This is basically a game about refactoring. I do this all the time when I’m writing code, I’m, I’m actually trying to maintain code I’ve written months back that seemed okay at the time. Maybe I wrote something before that didn’t quite work exactly the way I wanted it to, and now I want to go back and fix it. I’ve always got a limited amount of time and I’m left with a decision about whether it’s worth it to go back and refactor the code or if I just run with it. Wilmot’s Warehouse does a great job at capturing that and creating that same decision for you and giving you lots of opportunities to practice making that decision in the low stakes context of this game that’s actually really fun too.

Wilmot’s Warehouse is $15 on Steam and on Nintendo Switch.

In Keep Talking and Nobody Explodes, you and another player are tasked with diffusing a bomb. The catch is that one of you can only see the bomb and cannot see the bomb diffusal manual and the other player has the manual but cannot see the bomb.

The game is about communicating back and forth. The player with the bomb is describing what they see, and it’s not always very straight forward. It’s not always easy to describe. Some of the markings are abstract and it’s just difficult to get across what you’re looking at. The player with the manual is having to describe… first having to understand what bomb the person is actually looking at so that they know they’re looking at the right section of the manual and then describe how to diffuse that piece of the bomb.

As a developer, you’re often working on or with a team, and communication is critical. So this is good practice for that. But also even if you’re not working with a team live in real time, you’re hopefully at least documenting what you’re building and that documentation is just an asynchronous form of communication.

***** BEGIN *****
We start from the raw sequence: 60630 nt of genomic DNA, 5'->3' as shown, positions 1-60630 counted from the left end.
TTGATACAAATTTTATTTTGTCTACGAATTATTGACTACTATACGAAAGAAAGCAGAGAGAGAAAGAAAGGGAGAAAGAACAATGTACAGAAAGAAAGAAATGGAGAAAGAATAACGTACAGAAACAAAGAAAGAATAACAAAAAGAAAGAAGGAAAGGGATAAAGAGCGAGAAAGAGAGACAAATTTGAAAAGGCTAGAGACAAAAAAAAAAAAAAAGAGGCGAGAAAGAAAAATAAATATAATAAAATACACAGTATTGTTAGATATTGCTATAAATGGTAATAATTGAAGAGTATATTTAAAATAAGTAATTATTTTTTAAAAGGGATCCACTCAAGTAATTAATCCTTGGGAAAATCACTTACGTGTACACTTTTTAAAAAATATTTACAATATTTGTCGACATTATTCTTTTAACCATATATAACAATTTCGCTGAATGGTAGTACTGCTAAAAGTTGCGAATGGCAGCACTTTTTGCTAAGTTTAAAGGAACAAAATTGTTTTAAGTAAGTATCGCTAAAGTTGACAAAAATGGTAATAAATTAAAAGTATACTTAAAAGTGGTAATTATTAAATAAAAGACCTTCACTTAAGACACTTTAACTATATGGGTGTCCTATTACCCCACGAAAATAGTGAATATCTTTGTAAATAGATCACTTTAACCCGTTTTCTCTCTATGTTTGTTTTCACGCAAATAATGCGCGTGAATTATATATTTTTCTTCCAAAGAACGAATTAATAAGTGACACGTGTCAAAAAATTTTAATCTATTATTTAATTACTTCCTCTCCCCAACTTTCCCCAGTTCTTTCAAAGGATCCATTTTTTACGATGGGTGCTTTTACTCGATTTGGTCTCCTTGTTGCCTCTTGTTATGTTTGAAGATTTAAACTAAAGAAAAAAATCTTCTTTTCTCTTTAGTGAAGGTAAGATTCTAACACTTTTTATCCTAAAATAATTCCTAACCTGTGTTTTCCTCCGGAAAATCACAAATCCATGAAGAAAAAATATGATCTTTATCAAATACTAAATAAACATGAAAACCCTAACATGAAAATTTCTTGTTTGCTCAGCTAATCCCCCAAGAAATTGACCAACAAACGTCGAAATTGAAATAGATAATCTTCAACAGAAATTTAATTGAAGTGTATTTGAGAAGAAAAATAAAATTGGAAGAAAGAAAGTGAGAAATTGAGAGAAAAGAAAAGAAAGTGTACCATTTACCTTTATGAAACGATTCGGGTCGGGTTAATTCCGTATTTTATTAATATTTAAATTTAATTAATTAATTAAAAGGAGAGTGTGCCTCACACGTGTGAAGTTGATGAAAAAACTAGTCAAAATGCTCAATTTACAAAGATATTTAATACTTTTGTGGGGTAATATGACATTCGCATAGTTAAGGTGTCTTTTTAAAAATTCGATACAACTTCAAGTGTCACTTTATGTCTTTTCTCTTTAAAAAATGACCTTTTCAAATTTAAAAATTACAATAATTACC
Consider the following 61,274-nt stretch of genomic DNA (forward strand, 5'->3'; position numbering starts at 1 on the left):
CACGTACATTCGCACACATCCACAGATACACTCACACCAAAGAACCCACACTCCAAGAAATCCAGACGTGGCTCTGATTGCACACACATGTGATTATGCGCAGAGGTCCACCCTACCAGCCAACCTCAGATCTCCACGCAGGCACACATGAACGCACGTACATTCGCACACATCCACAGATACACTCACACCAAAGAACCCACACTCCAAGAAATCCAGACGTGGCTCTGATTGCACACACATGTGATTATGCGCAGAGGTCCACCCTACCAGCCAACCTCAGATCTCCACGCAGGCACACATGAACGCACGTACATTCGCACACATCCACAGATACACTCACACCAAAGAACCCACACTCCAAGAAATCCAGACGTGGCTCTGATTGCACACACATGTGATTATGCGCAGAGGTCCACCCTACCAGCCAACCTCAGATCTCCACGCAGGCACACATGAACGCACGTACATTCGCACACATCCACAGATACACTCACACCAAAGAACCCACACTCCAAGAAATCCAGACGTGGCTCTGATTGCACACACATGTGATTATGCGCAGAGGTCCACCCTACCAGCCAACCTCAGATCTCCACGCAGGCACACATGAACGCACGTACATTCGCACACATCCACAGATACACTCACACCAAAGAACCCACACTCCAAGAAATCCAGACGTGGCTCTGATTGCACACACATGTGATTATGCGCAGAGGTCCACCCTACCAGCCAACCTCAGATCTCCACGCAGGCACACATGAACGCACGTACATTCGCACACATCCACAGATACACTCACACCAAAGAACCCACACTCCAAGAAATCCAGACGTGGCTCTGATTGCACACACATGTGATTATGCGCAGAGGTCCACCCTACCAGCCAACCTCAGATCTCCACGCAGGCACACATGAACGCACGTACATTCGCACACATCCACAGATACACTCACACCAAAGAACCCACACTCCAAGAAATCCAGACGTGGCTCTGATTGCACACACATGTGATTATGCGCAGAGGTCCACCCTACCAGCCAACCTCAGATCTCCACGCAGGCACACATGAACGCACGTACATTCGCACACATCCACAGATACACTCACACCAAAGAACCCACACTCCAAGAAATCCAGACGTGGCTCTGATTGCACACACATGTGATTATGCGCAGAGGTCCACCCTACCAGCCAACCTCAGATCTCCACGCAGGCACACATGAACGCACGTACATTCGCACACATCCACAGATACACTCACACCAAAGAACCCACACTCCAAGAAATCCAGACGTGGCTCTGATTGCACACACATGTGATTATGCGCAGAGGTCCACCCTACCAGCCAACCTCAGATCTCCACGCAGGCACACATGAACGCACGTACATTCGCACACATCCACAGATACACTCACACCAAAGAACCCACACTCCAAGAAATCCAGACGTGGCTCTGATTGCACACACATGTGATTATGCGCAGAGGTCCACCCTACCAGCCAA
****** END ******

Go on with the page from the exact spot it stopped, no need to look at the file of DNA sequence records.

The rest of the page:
What Keep Talking does for you as a web developer is it lets you practice really quickly and figure out what works and what doesn’t. You can incorporate some of what you learn there into your real time communication with your team or into your documentation of your code, your software, and your libraries.

Keep Talking and Nobody Explodes is available on just about every platform you can possibly imagine. It’s $10 on a mobile platforms, Android and iOS, and then it’s $15 on Steam. Switch, Xbox One, and PlayStation 4, and just about any virtual reality platform you could have. If you have a virtual reality headset, it’s a really fun way to play this game because it enforces that separation between the player that can see the bomb and the player that can see the manual.

VIM Adventures is the most directly applicable game on this list. It is actually teaching you how to use a code editor called Vim. Vin is a really interesting editor. It’s almost game-like itself. I use it on a regular basis and it sort of makes me feel like I’m playing a game when I’m writing code, but it’s not just for fun. It’s also really useful. It lets you do some things that typical code editors do not. So if you think about Visual Studio Code or Sublime Text or Atom, those texts editors are always in insert mode. That means when you open one of those applications and start typing, whatever keys you press, those letters are going to start coming out in your code.

In Vim, that’s not the default mode. You’re not inserting by default. So when you launch Vim, each of your keys have some sort of function that affects your code. One of those functions is to change to insert mode. In insert mode, you can start typing just like any code editor.